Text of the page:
Arizona is poised to require police to actually convict somebody of a crime before seizing the defendant's property.
On Wednesday, Arizona's House of Representatives passed H.B. 2810 by a vote of 57–2. The bill mostly eliminates civil asset forfeiture, mandating that police and prosecutors convict defendants before asking a court to take their money or other property.
Civil asset forfeiture has been sold to the public as a way of separating wealthy criminals from their ill-gotten gains and using that money to help fight crime. But the reality is very different. The "civil" component of asset forfeiture allows law enforcement to force people to surrender their assets to them, often without ever having to prove they committed a crime. Sometimes they have been able to take somebody's property without even charging them. In many states the property goes directly to law enforcement agencies, creating a twisted incentive for police to pad their budgets by forcing forfeitures whenever possible, even with little or no evidence of wrongdoing.
The Institute for Justice, which tracks the use of civil asset forfeiture across the country, has given Arizona a D- for its forfeiture program, noting that because all of the proceeds go to law enforcement, it's prone to police profiteering.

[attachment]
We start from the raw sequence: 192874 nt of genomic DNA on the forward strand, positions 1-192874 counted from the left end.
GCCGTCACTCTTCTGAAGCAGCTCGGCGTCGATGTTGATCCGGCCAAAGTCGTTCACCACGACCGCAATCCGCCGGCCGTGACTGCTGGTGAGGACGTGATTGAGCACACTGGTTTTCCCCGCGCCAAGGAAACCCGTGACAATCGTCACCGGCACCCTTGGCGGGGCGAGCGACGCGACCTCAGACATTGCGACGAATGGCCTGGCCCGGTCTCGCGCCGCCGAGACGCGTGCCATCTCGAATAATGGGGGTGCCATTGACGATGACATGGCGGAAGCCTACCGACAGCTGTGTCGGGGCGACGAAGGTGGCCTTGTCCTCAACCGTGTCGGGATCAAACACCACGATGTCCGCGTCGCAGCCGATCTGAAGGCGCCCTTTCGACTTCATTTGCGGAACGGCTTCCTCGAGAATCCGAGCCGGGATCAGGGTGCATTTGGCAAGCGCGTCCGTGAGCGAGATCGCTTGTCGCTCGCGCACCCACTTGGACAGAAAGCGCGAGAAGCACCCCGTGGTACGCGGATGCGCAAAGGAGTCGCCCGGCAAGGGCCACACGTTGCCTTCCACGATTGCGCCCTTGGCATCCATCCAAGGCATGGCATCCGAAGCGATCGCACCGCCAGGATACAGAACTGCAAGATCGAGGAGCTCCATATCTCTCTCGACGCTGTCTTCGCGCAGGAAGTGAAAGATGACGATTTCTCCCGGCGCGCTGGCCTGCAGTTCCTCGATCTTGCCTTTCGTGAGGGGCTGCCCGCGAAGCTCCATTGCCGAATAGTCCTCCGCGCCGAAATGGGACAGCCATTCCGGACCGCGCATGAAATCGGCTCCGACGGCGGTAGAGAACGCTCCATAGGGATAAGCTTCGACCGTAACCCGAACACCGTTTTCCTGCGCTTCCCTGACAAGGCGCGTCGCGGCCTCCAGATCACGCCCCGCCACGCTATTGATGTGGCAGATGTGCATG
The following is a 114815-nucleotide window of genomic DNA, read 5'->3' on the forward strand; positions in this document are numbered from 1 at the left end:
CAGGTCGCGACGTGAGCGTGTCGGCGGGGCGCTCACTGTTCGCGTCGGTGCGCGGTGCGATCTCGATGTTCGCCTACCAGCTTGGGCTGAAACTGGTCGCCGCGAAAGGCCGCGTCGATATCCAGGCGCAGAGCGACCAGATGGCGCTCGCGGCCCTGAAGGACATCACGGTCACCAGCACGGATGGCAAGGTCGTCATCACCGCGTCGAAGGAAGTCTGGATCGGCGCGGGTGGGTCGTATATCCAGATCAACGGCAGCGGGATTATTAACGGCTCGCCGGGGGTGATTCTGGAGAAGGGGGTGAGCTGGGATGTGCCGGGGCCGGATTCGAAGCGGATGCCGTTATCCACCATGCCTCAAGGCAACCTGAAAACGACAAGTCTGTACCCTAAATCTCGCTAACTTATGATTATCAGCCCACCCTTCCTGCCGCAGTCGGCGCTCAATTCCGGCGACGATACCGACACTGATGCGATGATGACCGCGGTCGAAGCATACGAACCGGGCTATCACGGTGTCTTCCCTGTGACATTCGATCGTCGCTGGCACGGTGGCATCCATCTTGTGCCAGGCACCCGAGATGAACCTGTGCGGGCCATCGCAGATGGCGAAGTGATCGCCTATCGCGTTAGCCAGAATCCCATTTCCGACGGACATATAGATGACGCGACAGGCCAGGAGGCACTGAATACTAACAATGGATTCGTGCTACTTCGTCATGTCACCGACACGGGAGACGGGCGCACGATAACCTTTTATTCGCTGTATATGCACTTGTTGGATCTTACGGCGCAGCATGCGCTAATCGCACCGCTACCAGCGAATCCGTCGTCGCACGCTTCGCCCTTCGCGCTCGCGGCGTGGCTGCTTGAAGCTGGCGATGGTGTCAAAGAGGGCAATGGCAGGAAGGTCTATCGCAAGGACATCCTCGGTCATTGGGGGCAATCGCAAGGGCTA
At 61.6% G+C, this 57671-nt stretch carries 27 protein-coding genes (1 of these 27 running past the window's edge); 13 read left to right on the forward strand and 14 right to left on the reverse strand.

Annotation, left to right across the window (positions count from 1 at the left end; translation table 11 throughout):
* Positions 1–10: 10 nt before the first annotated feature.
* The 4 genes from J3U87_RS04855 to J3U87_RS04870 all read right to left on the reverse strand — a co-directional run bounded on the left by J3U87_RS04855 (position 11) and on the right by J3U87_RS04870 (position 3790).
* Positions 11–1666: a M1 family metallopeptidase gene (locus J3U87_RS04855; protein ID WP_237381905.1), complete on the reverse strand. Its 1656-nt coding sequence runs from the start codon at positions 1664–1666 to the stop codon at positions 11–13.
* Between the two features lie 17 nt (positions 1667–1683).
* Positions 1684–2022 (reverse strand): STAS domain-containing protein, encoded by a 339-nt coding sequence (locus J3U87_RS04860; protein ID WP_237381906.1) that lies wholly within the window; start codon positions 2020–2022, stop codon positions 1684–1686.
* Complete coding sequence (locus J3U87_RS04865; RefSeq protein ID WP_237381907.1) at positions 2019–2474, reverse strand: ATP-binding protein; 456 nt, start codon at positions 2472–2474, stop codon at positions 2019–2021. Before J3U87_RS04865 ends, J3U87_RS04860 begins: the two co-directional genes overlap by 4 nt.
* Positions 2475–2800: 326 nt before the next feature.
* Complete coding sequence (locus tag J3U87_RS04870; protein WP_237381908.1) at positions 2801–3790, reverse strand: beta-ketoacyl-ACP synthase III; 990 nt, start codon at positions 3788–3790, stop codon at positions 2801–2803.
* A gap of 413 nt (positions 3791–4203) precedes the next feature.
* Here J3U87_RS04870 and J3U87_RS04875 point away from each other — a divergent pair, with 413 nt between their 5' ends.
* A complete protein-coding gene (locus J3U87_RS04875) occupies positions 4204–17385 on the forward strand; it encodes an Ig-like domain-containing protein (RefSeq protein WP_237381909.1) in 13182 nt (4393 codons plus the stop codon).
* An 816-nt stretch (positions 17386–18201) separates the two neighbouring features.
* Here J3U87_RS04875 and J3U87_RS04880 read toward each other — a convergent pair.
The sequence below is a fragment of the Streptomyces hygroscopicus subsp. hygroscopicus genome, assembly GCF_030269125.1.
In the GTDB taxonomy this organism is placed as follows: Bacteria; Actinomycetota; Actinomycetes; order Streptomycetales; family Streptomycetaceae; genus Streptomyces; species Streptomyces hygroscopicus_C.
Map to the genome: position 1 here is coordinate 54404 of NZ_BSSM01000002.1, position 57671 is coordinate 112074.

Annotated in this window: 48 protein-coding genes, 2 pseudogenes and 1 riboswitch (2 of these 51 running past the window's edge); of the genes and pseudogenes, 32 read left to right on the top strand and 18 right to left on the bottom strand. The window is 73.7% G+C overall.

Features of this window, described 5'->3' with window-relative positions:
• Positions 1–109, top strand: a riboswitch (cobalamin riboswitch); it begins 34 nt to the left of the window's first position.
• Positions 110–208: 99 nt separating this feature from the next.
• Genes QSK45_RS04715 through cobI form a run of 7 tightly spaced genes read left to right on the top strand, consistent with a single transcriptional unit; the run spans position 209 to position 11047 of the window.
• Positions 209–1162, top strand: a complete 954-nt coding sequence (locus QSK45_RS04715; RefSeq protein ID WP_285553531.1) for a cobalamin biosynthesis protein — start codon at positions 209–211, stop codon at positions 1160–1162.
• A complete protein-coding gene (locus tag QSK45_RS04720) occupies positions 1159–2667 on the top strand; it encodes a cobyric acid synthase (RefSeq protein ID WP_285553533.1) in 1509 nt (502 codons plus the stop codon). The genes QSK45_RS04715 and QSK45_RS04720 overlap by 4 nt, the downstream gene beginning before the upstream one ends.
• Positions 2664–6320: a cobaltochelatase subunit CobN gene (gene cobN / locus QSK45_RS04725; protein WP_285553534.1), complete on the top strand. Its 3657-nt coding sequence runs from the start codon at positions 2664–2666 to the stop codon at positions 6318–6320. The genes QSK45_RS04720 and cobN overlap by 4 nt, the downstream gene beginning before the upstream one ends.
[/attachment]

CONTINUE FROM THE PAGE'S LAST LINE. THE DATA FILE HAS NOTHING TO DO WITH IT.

"The median cash forfeiture in Arizona was $1,000," says Paul Avelar, managing attorney for the Institute for Justice's Arizona office. "When half of your cash forfeitures are less than $1,000, it is not a tool that is 'targeting' cartels. And this is such a low figure that most people will, rightly, realize the costs of fighting back are prohibitive. But lots of small forfeitures can mean big money: Agencies took in $24 million in fiscal year 2019 alone."
For the past several years, criminal justice reformers have been working in various states to change forfeiture laws. Arizona passed reforms in 2017 to require a higher evidentiary threshold for a forfeiture and to keep law enforcement officials from evading state restrictions by partnering with the Department of Justice and funneling the money through the feds (a workaround that happens regularly in many states).
But even those reforms allowed law enforcement to seize property without having to convict people of a crime. In 2020, a Republican state senator attempted to change the law to require a conviction first. His bill sailed through the state Senate than hit a bizarre snag in the House of Representatives: Democratic lawmakers opposed it, even though the targets of civil asset forfeiture abuse are often poor people and immigrants who lack the resources to fight back. Some of them said outright that police agencies needed the revenue amid the budget crisis caused by COVID-19 disruptions.
Now that states are getting more of a handle on COVID-19, lawmakers seemed more willing to consider the bill. H.B. 2810 is also sponsored by a Republican—Travis Grantham—but the Democrats are not resisting it this time. (Well, most of them aren't. Both "no" votes were Democrats: Reps. Jennifer Pawlik and Judy Schwiebert.)
The bill now goes to the Senate, which approved last year's incarnation of the legislation.